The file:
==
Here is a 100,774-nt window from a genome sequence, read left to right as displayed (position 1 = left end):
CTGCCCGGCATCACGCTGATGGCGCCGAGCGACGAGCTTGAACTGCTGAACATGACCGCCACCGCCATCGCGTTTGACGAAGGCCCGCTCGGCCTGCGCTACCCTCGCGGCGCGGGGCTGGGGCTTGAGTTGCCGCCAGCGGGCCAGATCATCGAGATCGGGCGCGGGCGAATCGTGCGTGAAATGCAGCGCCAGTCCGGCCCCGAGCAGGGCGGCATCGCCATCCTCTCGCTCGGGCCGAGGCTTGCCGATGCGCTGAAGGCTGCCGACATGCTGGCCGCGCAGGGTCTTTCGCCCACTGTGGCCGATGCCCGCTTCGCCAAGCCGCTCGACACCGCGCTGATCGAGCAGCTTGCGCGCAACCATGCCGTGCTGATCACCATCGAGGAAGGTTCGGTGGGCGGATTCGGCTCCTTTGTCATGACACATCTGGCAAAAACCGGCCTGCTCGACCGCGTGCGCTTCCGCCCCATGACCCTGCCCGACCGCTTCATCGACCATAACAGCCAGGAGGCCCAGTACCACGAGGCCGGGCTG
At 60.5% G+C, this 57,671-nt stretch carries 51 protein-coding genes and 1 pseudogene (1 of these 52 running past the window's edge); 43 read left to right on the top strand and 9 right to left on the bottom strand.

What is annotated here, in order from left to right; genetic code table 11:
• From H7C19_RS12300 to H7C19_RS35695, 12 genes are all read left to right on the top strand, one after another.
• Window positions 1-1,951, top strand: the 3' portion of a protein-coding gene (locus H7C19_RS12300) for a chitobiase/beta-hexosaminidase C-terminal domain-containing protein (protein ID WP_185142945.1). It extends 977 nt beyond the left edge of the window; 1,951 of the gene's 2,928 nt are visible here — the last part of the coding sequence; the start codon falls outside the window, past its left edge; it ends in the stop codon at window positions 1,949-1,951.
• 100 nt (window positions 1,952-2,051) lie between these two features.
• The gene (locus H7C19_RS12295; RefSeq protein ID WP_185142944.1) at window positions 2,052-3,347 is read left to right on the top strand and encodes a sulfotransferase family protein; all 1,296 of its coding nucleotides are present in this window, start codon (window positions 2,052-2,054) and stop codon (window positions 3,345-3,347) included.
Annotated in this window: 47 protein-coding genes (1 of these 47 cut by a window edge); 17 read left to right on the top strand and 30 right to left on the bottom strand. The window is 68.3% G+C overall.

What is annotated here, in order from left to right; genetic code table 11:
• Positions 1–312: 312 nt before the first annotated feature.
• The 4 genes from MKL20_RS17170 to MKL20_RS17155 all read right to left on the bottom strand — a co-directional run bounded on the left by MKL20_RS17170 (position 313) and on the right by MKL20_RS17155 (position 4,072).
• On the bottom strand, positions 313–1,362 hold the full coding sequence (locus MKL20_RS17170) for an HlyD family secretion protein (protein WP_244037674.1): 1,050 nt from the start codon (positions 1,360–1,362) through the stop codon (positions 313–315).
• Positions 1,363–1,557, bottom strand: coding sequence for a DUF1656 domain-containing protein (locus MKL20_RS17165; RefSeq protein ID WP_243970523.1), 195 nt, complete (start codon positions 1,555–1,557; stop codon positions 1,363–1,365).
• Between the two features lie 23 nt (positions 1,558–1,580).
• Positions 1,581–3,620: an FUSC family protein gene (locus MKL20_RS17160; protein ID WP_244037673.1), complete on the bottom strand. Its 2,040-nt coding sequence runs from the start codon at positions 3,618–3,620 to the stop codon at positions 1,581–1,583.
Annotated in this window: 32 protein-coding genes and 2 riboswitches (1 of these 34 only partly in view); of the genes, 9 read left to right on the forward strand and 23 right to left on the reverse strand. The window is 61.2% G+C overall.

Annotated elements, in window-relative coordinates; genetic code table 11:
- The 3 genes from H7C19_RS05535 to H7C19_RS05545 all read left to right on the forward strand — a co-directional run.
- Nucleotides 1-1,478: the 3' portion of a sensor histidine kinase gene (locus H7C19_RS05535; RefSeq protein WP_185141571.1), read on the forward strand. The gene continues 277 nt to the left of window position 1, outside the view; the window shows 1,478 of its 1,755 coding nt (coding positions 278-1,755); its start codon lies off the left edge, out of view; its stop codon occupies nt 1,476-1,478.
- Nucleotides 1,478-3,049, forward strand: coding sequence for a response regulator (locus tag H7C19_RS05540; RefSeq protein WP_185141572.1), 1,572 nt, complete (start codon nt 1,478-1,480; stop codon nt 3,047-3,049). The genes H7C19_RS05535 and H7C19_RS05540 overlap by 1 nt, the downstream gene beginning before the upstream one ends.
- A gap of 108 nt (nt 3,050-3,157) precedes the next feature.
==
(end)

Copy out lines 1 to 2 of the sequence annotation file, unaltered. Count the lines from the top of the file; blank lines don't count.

Here is a 100,774-nt window from a genome sequence, read left to right as displayed (position 1 = left end):
CTGCCCGGCATCACGCTGATGGCGCCGAGCGACGAGCTTGAACTGCTGAACATGACCGCCACCGCCATCGCGTTTGACGAAGGCCCGCTCGGCCTGCGCTACCCTCGCGGCGCGGGGCTGGGGCTTGAGTTGCCGCCAGCGGGCCAGATCATCGAGATCGGGCGCGGGCGAATCGTGCGTGAAATGCAGCGCCAGTCCGGCCCCGAGCAGGGCGGCATCGCCATCCTCTCGCTCGGGCCGAGGCTTGCCGATGCGCTGAAGGCTGCCGACATGCTGGCCGCGCAGGGTCTTTCGCCCACTGTGGCCGATGCCCGCTTCGCCAAGCCGCTCGACACCGCGCTGATCGAGCAGCTTGCGCGCAACCATGCCGTGCTGATCACCATCGAGGAAGGTTCGGTGGGCGGATTCGGCTCCTTTGTCATGACACATCTGGCAAAAACCGGCCTGCTCGACCGCGTGCGCTTCCGCCCCATGACCCTGCCCGACCGCTTCATCGACCATAACAGCCAGGAGGCCCAGTACCACGAGGCCGGGCTG